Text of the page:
# How can Cipher Block Chaining (CBC) in SSL be attacked?

I am trying to understand how CBC-mode in SSL/TLS can be attacked.

I have been looking around online but all examples and explanations are very hard to understand and follow. Can you give a simple explanation for how such attacks happen?

The recently demonstrated attack against SSL (BEAST) was an IV misuse attack and not really the same thing as what happened to XML Encryption. Nonetheless, here is what happened with SSL.

Basically they found two things:

1. A way to get the browser to encrypt data under the session key used by an existing SSL connection and
2. A mistake in the way SSL was written that allowed that ability to be leveraged to read messages.

Let's says you are using AES with CBC mode. Encryption for the first block of a message is basically $AES(K, IV \oplus m)$. The IV is typically sent along with the ciphertext. This is a simplification ignoring how longer messages are handled, see Wikipedia's CBC article for more details, but it works for this purpose.

The point of this is that multiple encryptions of the same thing don't result in the same cipher text because the IV is random and data XOR random = random, so you never actually encrypt the same message. Thus an attacker who can cause the browser to encrypt data can't simply guess at what the message was and verify that guess by causing the browser to encrypt the guess and checking if it matches the encrypted message they want to read.

Well the problem is, if I know the IV in advance, this no longer holds: If I want to guess that some previous message was "attack at dawn" (with IV $IV_1$) and I know the IV for the next message will be $IV_2$, then I merely need to cause the browser to encrypt a message $m$ such that $IV_1 \oplus \text{"attack at dawn"} = IV_2 \oplus m$, and check if the ciphertext blocks match.

SSL used the last 128 bits of the previous encrypted message as the IV. Because there was time between when this message was sent and the next, the attacker could make a guess.

This is a basic overview, there still some details of how you do this efficiently to get the session cookie sent with each HTTP request, but that's the gist of it.

This attack is not possible with TLS 1.1 and 1.2 (as they generate a new initialization vector for each message), and the OpenSSL library worked around this problem already in TLS 1.0 by sending an empty message (i.e. only padding and MAC) directly before each real message, so the ciphertext of this empty message is used as initialization vector for the real one (and this is not predictable without knowing the key). (Edit: it turns out this feature is disabled in OpenSSL because it breaks large numbers of servers who assume a zero byte read is an end of file. Instead, the deployed fix is "1/n-1 record splitting" where one byte is sent in a block and the rest of the message is in the next block)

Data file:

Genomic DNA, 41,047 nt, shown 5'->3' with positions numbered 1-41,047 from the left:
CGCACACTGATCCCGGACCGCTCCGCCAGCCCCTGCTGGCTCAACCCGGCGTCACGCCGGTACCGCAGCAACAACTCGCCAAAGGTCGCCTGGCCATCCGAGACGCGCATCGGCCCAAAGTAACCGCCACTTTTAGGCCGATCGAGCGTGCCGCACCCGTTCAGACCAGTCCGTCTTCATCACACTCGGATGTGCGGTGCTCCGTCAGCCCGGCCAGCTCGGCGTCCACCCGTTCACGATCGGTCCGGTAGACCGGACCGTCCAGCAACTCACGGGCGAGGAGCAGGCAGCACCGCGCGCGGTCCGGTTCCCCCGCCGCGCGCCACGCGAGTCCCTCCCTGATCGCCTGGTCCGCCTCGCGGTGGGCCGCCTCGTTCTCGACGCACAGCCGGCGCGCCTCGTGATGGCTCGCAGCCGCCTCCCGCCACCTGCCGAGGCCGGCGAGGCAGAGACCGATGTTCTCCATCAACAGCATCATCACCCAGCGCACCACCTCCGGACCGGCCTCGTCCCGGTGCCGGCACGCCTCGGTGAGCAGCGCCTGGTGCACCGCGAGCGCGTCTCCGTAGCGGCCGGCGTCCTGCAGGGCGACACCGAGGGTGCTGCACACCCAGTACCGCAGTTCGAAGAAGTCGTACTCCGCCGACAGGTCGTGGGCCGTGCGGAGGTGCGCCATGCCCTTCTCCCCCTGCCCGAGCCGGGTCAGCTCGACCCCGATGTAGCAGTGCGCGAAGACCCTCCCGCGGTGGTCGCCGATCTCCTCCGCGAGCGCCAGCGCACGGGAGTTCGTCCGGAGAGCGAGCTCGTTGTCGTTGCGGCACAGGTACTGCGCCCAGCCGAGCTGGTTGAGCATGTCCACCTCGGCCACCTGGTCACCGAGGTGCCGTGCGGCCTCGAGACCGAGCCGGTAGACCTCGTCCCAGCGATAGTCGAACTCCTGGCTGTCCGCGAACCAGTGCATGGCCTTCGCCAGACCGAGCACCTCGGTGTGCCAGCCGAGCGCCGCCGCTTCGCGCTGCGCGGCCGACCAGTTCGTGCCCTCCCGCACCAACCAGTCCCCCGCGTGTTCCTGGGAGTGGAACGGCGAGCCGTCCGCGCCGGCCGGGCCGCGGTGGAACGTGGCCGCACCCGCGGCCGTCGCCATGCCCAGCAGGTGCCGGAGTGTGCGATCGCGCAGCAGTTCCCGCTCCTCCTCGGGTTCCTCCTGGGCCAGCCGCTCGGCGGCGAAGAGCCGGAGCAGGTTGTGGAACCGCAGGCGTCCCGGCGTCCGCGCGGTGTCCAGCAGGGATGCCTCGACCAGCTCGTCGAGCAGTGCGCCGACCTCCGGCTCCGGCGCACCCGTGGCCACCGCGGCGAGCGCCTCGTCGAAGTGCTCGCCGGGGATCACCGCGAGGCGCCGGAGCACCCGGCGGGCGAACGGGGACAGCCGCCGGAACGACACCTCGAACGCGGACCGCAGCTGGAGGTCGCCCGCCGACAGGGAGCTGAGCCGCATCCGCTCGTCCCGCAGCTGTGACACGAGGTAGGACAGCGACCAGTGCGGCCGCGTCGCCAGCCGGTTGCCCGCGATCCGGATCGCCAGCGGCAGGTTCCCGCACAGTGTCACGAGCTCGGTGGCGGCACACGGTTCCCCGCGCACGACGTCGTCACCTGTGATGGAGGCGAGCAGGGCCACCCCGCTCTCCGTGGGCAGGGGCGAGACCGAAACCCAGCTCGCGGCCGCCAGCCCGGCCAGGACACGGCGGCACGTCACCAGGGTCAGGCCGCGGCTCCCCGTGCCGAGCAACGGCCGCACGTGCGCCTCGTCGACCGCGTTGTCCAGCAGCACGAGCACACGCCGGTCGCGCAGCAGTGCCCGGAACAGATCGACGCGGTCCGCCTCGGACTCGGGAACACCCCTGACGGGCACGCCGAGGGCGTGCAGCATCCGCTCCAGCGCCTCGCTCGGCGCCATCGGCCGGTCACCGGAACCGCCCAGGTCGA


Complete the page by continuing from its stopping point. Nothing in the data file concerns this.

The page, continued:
• I edited your answer a bit to make it clear that you speak about the BEAST attack - I hope I interpreted this right. Feel free to edit again, or roll back my change. – Paŭlo Ebermann Oct 29 '11 at 17:29
• Wonderful explanations. It is key to know that IV1, IV2 can be obtained fairly easily in TLS 1.0, but this is made impossible in TLS 1.1 and 1.2. Without knowing two IVs, CBC attack can not be done. – linbianxiaocao Mar 24 '16 at 15:35
• Note that CBC padding oracles are also possible for TLS because it uses mac-then-encrypt instead of encrypt-then-mac. Implementations need to be programmed in such a way that they ignore padding oracles. See also: POODLE attack – Maarten Bodewes Mar 31 '18 at 13:07
• Nitpick: CBC suites in SSL and TLS1.0 use the last block of the previous record as IV (except for first record, which uses the PRF expansion); that can be 64 or 128 bits depending on (the data-cipher component of) the negotiated suite. – dave_thompson_085 Apr 1 '18 at 4:42

CBC isn't an attack, is a block cipher mode of operation. You're probably thinking of the "padding oracle" attack.

AES-CBC as implemented in TLS 1.2 is susceptible to Moxie Marlinspike's Cryptographic Doom Principle, which states:

If you have to perform any cryptographic operation before verifying the MAC on a message you’ve received, it will somehow inevitably lead to doom.

With the AES-CBC as implemented in TLS 1.2, an HMAC of the plaintext (and header information) is taken. Then, this HMAC is concatenated with the plaintext, padded to the necessary length, then encrypted with AES-CBC, and sent over the wire. See section 6.2.3.2 of RFC5246 for more information.

This is the Authenticate then encrypt case, as described in the blog post referenced above by Moxie: The sender computes a MAC of the plaintext, then encrypts both the plaintext and the MAC. Ek1(P || MACk2(P)). This is susceptible to Vaudenay's Attack, as described in the blog post.